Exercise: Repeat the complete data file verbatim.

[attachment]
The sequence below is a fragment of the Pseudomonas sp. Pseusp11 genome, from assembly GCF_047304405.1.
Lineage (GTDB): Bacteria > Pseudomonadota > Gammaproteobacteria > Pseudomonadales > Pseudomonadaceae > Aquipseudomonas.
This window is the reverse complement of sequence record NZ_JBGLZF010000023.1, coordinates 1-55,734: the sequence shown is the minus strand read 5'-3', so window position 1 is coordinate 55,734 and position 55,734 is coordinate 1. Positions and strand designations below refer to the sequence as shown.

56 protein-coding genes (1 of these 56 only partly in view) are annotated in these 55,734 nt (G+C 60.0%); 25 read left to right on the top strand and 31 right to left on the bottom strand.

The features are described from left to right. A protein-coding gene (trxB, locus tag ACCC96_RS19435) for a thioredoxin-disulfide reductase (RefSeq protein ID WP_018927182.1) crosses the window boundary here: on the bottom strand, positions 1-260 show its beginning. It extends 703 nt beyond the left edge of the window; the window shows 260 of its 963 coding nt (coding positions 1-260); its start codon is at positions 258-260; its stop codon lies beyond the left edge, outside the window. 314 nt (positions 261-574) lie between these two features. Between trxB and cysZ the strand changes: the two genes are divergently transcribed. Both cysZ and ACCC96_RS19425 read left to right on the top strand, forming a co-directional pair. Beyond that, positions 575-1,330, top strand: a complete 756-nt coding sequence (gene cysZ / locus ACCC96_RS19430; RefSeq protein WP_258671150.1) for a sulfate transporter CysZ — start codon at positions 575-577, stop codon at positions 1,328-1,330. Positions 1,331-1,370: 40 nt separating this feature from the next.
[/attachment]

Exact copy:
The sequence below is a fragment of the Pseudomonas sp. Pseusp11 genome, from assembly GCF_047304405.1.
Lineage (GTDB): Bacteria > Pseudomonadota > Gammaproteobacteria > Pseudomonadales > Pseudomonadaceae > Aquipseudomonas.
This window is the reverse complement of sequence record NZ_JBGLZF010000023.1, coordinates 1-55,734: the sequence shown is the minus strand read 5'-3', so window position 1 is coordinate 55,734 and position 55,734 is coordinate 1. Positions and strand designations below refer to the sequence as shown.

56 protein-coding genes (1 of these 56 only partly in view) are annotated in these 55,734 nt (G+C 60.0%); 25 read left to right on the top strand and 31 right to left on the bottom strand.

The features are described from left to right. A protein-coding gene (trxB, locus tag ACCC96_RS19435) for a thioredoxin-disulfide reductase (RefSeq protein ID WP_018927182.1) crosses the window boundary here: on the bottom strand, positions 1-260 show its beginning. It extends 703 nt beyond the left edge of the window; the window shows 260 of its 963 coding nt (coding positions 1-260); its start codon is at positions 258-260; its stop codon lies beyond the left edge, outside the window. 314 nt (positions 261-574) lie between these two features. Between trxB and cysZ the strand changes: the two genes are divergently transcribed. Both cysZ and ACCC96_RS19425 read left to right on the top strand, forming a co-directional pair. Beyond that, positions 575-1,330, top strand: a complete 756-nt coding sequence (gene cysZ / locus ACCC96_RS19430; RefSeq protein WP_258671150.1) for a sulfate transporter CysZ — start codon at positions 575-577, stop codon at positions 1,328-1,330. Positions 1,331-1,370: 40 nt separating this feature from the next.